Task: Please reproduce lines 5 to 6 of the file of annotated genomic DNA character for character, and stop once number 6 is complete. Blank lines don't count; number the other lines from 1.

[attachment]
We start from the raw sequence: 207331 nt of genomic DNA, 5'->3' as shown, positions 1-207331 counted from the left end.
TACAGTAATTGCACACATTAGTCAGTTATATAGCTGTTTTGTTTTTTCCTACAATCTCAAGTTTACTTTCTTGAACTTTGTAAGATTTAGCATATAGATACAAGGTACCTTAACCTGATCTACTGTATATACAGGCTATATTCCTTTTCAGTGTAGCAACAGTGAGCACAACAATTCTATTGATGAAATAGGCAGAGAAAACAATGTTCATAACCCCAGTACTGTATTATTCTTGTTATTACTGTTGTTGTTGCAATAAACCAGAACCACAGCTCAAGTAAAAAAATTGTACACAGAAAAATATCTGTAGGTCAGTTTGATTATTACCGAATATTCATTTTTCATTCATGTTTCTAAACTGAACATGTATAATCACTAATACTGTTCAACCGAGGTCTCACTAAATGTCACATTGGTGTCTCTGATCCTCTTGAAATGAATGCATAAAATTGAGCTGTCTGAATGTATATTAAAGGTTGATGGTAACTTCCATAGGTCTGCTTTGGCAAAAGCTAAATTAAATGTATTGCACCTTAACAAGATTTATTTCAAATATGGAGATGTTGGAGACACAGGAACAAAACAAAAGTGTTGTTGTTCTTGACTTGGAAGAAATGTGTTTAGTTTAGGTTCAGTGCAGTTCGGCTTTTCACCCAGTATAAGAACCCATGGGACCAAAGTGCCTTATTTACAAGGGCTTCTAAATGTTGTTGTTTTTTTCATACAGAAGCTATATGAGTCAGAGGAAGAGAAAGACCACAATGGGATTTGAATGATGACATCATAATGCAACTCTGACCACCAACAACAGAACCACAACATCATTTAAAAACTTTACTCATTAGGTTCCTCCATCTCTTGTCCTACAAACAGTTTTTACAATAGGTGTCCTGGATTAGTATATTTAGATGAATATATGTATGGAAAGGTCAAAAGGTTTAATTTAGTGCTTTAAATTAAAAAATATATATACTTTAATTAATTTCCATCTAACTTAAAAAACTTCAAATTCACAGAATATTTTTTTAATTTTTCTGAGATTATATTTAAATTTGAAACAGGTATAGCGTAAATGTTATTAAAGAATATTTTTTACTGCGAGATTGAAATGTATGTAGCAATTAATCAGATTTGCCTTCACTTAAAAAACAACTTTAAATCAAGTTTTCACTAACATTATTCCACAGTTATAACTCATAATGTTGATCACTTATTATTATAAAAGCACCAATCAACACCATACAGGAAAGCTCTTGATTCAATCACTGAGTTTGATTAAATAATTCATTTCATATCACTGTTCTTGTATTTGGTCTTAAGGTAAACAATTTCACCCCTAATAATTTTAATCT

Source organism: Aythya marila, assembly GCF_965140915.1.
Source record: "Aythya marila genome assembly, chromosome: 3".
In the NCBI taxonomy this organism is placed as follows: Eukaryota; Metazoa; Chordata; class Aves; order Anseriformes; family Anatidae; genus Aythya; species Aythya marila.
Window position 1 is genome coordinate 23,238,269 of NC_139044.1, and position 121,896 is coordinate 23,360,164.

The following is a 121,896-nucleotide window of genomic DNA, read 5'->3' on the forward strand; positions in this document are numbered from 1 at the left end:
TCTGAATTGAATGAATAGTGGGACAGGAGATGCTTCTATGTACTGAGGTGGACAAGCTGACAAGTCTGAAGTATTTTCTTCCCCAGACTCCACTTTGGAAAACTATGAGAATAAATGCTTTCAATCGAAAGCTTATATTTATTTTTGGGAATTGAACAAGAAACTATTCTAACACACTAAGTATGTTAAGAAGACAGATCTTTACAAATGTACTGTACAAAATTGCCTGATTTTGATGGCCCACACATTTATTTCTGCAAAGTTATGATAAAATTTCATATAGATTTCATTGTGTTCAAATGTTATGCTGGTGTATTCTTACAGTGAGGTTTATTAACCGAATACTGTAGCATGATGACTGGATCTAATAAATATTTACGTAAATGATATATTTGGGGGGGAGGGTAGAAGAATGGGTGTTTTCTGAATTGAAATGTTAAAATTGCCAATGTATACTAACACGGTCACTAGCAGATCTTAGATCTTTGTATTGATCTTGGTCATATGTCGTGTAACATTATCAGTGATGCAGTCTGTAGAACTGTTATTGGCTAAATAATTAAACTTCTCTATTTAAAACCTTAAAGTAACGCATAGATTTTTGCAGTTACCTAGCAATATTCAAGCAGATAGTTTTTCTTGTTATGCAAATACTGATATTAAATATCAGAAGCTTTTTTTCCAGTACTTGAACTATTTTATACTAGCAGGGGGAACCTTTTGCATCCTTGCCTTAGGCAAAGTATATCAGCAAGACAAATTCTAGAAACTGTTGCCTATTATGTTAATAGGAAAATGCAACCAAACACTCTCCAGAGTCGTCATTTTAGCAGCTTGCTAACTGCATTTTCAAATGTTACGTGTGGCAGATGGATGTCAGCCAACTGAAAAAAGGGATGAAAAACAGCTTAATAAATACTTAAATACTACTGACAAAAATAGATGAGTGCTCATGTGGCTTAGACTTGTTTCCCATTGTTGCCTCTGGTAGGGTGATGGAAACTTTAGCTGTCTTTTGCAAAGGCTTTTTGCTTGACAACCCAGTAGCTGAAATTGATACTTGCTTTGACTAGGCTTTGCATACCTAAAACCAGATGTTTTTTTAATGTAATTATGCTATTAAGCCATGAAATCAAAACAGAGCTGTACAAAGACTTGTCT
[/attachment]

In the NCBI taxonomy this organism is placed as follows: Eukaryota; Metazoa; Chordata; class Aves; order Anseriformes; family Anatidae; genus Aythya; species Aythya marila.
Window position 1 is genome coordinate 23,238,269 of NC_139044.1, and position 121,896 is coordinate 23,360,164.